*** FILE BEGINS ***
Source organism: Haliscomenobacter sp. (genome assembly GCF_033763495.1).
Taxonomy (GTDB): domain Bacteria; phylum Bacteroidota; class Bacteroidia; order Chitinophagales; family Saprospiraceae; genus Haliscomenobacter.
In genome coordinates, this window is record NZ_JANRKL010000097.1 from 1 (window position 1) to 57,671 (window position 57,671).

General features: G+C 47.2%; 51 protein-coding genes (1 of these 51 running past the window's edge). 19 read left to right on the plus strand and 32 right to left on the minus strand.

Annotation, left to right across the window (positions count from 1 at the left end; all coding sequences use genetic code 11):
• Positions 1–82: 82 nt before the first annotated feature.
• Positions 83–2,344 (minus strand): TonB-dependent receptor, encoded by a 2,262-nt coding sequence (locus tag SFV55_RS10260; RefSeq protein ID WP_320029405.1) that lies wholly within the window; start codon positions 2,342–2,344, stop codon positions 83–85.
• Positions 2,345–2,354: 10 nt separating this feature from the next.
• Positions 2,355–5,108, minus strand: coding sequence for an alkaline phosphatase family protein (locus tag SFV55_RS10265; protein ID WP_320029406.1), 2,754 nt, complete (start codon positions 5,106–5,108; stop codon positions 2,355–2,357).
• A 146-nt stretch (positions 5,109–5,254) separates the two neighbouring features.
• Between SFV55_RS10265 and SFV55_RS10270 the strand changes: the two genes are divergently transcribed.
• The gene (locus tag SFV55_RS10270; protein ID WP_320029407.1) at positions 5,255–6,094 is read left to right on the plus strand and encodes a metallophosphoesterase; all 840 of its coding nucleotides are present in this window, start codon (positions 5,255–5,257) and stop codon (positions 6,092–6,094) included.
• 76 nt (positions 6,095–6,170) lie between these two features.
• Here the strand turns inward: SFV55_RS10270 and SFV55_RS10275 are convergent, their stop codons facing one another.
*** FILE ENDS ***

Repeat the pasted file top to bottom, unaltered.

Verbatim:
Source organism: Haliscomenobacter sp. (genome assembly GCF_033763495.1).
Taxonomy (GTDB): domain Bacteria; phylum Bacteroidota; class Bacteroidia; order Chitinophagales; family Saprospiraceae; genus Haliscomenobacter.
In genome coordinates, this window is record NZ_JANRKL010000097.1 from 1 (window position 1) to 57,671 (window position 57,671).

General features: G+C 47.2%; 51 protein-coding genes (1 of these 51 running past the window's edge). 19 read left to right on the plus strand and 32 right to left on the minus strand.

Annotation, left to right across the window (positions count from 1 at the left end; all coding sequences use genetic code 11):
• Positions 1–82: 82 nt before the first annotated feature.
• Positions 83–2,344 (minus strand): TonB-dependent receptor, encoded by a 2,262-nt coding sequence (locus tag SFV55_RS10260; RefSeq protein ID WP_320029405.1) that lies wholly within the window; start codon positions 2,342–2,344, stop codon positions 83–85.
• Positions 2,345–2,354: 10 nt separating this feature from the next.
• Positions 2,355–5,108, minus strand: coding sequence for an alkaline phosphatase family protein (locus tag SFV55_RS10265; protein ID WP_320029406.1), 2,754 nt, complete (start codon positions 5,106–5,108; stop codon positions 2,355–2,357).
• A 146-nt stretch (positions 5,109–5,254) separates the two neighbouring features.
• Between SFV55_RS10265 and SFV55_RS10270 the strand changes: the two genes are divergently transcribed.
• The gene (locus tag SFV55_RS10270; protein ID WP_320029407.1) at positions 5,255–6,094 is read left to right on the plus strand and encodes a metallophosphoesterase; all 840 of its coding nucleotides are present in this window, start codon (positions 5,255–5,257) and stop codon (positions 6,092–6,094) included.
• 76 nt (positions 6,095–6,170) lie between these two features.
• Here the strand turns inward: SFV55_RS10270 and SFV55_RS10275 are convergent, their stop codons facing one another.